Have you had problems warming to The Bridge’s humourless detective Saga Noren at first? Turns out you’re not alone.
“I didn’t like her,” reveals Sofia Helin, the Swedish actress behind this no-nonsense police-woman who worked by the book – reporting her colleague for letting a life-saving ambulance drive through a crime scene, going out for sex and takeaway in the same disposable fashion, having to be taught about the art of being kind to people and the etiquette of the work coffee break.
“I said no to taking the role – for so many reasons,” remembers the actress.
“I thought it would be boring, there are so many of these crime dramas in Sweden, I just wasn’t interested, so I read it very roughly…” she admits almost guiltily, “so at first glance, she just seemed to be another Lisbeth Salander in our midst, and I didn’t want to do a tough lady.”
Helin is referring to the eponymous heroine of Girl with the Dragon Tattoo, who shares many of the same antisocial traits as Saga Noren. Salander may be far more troubled and violent, but her outsider, uncompromising stance has successfully permeated every strand of the Nordic fiction flying off the shelves and the telly that is keeping us pinned to subtitles in our masses.
“But because I was SO irritated at the beginning, I thought there must be something here,” she continues, “So I started doing more work on the character, and realised we could do something possibly quite special.”
Helin’s research brought her into contact with people with asbergers, Saga’s condition that makes her appear so uninterested in the concerns of others.
“It was a revelation to me,” she reveals. “It was very strange realising that all those people I had judged as cold – because I am so open and social myself – are really doing the very best they can.”
It is a testament to Sophia’s acting skills that, as a mother of two in real life, is so believable as one of society’s lone wolves, stomping around in her leather trousers, speeding in her car, bored by the social platitudes that grease the wheels of community life.
And it seems a bit of Saga has rubbed off on Sophia. “I definitely learned a lot from her – I think it would be good to be a bit more like her. I’m too emotional, I get stuck all the time, to the point where I hurt myself.”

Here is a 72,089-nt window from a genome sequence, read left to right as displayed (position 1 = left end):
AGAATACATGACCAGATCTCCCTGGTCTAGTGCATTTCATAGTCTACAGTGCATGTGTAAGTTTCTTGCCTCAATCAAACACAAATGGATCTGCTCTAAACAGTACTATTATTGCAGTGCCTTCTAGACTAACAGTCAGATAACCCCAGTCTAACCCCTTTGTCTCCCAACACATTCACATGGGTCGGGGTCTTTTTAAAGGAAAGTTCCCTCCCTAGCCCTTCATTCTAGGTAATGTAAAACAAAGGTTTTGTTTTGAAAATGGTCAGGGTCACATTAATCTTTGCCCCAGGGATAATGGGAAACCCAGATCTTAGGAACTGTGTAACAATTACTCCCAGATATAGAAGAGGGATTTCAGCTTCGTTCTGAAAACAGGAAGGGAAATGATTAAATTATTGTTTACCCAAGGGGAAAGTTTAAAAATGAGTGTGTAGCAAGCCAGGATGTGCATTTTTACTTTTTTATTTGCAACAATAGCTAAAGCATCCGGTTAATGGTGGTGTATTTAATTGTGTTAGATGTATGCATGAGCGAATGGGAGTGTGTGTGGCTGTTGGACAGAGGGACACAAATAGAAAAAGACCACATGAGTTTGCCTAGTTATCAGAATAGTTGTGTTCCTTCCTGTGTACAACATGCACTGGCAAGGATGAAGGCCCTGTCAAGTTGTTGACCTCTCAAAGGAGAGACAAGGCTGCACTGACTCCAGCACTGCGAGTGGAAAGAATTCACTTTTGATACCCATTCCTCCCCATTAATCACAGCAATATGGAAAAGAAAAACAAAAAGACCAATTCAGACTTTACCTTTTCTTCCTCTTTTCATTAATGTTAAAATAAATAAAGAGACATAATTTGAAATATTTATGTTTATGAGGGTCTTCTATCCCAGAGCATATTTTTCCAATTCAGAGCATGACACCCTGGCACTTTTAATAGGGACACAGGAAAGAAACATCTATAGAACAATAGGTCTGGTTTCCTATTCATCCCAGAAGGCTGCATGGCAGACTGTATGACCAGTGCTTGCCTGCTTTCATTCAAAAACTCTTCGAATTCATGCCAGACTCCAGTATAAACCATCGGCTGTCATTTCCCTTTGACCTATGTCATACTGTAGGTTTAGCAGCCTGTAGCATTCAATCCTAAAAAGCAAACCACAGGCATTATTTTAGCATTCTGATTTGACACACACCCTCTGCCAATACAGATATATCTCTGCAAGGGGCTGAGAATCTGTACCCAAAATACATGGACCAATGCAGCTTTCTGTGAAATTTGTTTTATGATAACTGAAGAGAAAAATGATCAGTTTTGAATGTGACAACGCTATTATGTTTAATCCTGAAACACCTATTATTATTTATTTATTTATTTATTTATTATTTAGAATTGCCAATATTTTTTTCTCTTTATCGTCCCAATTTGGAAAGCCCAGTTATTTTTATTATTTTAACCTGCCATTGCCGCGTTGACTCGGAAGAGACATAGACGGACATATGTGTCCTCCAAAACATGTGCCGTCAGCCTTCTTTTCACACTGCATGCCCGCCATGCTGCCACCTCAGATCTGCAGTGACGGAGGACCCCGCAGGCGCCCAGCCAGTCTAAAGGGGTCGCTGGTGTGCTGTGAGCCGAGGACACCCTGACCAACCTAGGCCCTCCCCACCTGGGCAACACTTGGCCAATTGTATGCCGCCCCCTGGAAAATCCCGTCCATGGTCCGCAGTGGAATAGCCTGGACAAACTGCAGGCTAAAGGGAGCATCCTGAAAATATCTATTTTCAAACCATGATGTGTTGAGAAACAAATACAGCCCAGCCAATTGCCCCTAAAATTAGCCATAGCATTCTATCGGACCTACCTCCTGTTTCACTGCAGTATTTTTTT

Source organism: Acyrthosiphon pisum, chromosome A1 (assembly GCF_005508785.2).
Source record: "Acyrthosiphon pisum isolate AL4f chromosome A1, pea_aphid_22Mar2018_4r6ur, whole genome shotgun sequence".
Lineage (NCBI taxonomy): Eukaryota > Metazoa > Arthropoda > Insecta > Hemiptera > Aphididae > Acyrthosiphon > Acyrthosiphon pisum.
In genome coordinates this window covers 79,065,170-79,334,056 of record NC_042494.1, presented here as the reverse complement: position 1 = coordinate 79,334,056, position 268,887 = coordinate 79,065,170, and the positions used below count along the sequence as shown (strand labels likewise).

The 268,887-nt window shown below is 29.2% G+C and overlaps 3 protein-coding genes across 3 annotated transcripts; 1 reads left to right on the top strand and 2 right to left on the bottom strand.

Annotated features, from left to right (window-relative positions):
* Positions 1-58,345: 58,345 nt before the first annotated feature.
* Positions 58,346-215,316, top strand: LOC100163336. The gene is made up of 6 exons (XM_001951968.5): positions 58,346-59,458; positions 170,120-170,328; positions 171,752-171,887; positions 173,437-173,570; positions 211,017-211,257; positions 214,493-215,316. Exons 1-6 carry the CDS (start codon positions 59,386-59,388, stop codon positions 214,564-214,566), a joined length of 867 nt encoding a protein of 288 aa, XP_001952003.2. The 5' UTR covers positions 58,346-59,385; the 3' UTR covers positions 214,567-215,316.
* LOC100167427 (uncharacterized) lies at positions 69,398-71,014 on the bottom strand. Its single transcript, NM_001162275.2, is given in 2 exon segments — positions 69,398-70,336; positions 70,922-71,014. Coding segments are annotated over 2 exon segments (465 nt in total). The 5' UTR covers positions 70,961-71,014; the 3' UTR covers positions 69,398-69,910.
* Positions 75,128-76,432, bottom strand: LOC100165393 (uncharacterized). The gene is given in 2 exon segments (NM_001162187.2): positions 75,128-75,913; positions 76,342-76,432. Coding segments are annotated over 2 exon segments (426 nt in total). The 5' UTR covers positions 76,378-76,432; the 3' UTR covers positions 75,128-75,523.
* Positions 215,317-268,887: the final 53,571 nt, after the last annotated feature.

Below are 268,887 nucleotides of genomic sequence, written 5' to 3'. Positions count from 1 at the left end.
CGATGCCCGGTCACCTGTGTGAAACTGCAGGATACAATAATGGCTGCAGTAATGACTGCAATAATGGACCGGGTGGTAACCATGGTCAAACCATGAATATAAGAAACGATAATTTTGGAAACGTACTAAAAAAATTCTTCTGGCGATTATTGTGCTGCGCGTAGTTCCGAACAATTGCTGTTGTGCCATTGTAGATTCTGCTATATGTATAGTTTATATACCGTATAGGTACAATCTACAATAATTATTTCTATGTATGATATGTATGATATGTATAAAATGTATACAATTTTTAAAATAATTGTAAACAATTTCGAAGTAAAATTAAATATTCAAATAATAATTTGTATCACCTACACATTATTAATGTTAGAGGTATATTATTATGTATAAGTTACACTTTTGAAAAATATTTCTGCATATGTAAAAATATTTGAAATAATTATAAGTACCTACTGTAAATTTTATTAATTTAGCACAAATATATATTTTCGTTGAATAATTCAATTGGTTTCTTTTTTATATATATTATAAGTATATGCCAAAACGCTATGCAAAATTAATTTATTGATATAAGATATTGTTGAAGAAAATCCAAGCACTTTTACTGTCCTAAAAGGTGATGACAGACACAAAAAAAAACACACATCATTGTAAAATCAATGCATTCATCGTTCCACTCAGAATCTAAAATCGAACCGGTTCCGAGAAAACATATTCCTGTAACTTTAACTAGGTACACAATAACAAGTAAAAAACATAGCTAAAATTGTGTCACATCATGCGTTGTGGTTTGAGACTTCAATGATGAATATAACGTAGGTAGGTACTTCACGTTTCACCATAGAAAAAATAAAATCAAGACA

A lot of the success of The Bridge depends on the chemistry between Saga and her far more empathetic Danish colleague Martin Rohde, but it turns out it was Sophia who was actually intimidated by the pairing-up with actor Kim Bodnia.
“I’d never met him before, but I’d heard things about him – he’s a big name in Denmark, and renowned for being very tough, so I was a bit scared.
“Then, when we started working, I felt bad. I told him, ‘I’m not giving you anything!’ but he was so kind. He told me, ‘It’s ok, he relies on just observing her, you don’t have to do anything.’
“He was trusting and confident, and it made all the difference to me.”
Sophia, like all the other stars of these Nordic dramas I’ve spoken to, is quietly bemused by the scale of overseas success.
“I was due to visit the UK to deliver a prize at a gala, and I wasn’t nervous at all, as I didn’t think anyone would be interested.
“I got there, and it turns out everyone’s been watching The Bridge, so there was lots of attention… “
Such a spotlight is showing no signs of abating, with a script for a second series already in Sophia’s hands. She promises it delivers that same unique combination of personal and political storyline, with the dual characteristics of Denmark and Sweden tapped into once more.
So will Saga once more be behaving a bit strangely, such as looking through pictures of corpses while her prospective new boyfriend sleeps beside her?
“Oh, I imagine so,” chuckles Sophia. “It’s a dark world – why not?”
Clearly more than a little bit of Saga has rubbed off.
The Bridge is out now on DVD and Blu-Ray. Pictures below...
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